A School Library Journal Best Young Adult Book of 2019
A YALSA 2020 Quick Pick for Reluctant Young Adult Readers
From William C. Morris Award Finalist S.K. Ali comes an unforgettable romance that is part The Sun Is Also a Star mixed with Anna and the French Kiss, following two Muslim teens who meet during a spring break trip.
A marvel: something you find amazing. Even ordinary-amazing. Like potatoes—because they make French fries happen. Like the perfect fries Adam and his mom used to make together.
An oddity: whatever gives you pause. Like the fact that there are hateful people in the world. Like Zayneb’s teacher, who won’t stop reminding the class how “bad” Muslims are.
But Zayneb, the only Muslim in class, isn’t bad. She’s angry.
When she gets suspended for confronting her teacher, and he begins investigating her activist friends, Zayneb heads to her aunt’s house in Doha, Qatar, for an early start to spring break.
Fueled by the guilt of getting her friends in trouble, she resolves to try out a newer, “nicer” version of herself in a place where no one knows her.
Then her path crosses with Adam’s.
Since he got diagnosed with multiple sclerosis in November, Adam’s stopped going to classes, intent, instead, on perfecting the making of things. Intent on keeping the memory of his mom alive for his little sister.
Adam’s also intent on keeping his diagnosis a secret from his grieving father.
Alone, Adam and Zayneb are playing roles for others, keeping their real thoughts locked away in their journals.
Until a marvel and an oddity occurs…
Marvel: Adam and Zayneb meeting.
Oddity: Adam and Zayneb meeting.
Recommendation #2 from Nashville Public Library: Lillian and Madison were inseparable roommates at their elite boarding school, until Lillian unexpectedly leaves in the wake of a school scandal. Since then, the two have barely spoken. This is why it comes as such a surprise to Lillian when years later a letter arrives from Madison, pleading for Lillian’s help. Madison’s twin step kids are moving in with her family, but these children are not normal. They combust into flames whenever they get agitated. Although far-fetched sounding, this oddity is the truth and Madison needs Lillian’s help. Figuring she has nothing to lose, Lillian accepts and becomes the twins’ caretaker. A bond of trust begins to form between Lillian and these children, forcing her to confront the realization that maybe she needs these strange kids as much as they need her.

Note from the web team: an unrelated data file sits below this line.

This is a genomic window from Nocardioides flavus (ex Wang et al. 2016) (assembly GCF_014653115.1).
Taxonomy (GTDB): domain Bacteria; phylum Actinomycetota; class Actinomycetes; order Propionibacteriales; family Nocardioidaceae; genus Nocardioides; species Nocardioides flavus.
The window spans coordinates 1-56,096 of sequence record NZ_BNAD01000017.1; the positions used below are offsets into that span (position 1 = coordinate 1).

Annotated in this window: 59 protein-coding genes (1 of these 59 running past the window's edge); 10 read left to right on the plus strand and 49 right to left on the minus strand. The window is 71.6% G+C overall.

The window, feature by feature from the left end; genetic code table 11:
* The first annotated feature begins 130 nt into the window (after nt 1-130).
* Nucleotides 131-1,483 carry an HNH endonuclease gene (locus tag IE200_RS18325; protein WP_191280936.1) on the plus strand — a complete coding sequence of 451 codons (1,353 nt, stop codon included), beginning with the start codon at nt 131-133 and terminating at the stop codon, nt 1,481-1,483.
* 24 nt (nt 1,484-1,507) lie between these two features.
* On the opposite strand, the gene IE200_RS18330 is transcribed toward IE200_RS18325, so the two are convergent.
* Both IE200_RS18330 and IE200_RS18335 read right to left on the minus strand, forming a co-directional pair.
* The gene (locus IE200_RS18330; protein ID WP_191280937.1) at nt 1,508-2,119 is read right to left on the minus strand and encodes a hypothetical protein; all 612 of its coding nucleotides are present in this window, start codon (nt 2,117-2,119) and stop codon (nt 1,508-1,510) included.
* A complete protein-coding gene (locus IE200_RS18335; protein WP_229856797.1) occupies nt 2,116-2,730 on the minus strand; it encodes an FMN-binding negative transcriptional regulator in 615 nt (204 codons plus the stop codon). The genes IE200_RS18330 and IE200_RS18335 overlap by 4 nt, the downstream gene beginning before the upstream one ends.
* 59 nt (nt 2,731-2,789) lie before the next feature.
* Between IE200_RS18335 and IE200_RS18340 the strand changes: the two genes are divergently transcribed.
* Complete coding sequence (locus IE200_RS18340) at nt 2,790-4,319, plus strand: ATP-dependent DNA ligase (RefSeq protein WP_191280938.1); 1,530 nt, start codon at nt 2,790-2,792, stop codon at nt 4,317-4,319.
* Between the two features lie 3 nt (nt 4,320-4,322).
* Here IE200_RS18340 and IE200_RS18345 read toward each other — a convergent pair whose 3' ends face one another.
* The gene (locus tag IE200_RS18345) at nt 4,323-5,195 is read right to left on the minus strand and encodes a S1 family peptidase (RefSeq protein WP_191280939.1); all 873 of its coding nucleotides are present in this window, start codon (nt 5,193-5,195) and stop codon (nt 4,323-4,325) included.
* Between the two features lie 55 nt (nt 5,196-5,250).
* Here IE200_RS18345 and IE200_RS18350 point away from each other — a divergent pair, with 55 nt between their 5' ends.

Recommendation #3 from Nashville Public Library:
Sadie was raised by her sister Mattie in a small town, desperately trying to maintain a normal life while the two attempt to keep themselves afloat on their own. But everything changes when Mattie is found dead. Equipped with only a few meager clues, Sadie hits the road to bring her sister justice and out her killer. Enter West McCray, a radio host working on a segment about small towns. After he overhears Sadie's story, he becomes obsessed with finding this missing girl. West starts his own podcast to track Sadie's journey, hoping to find her before its too late.
Recommended by Culture Perth and Kinross Library When Zachary Ezra Rawlins discovers a mysterious book filled with tales of prisoners, key collectors, and acolytes, he is perplexed to also find a story from his own childhood. In a desperate attempt to uncover why his life has been recorded, Zachary finds a series of clues: a bee, a key, and a sword, leading him to a masquerade party in New York, a street club, and an ancient library hidden below the surface of the earth. Zackary finds more than old books in this library; he finds a portal to another realm. As he explores this lost city and uncovers his purpose, both in life and in the mysterious book, Zachary learns what people have sacrificed to protect this secret realm.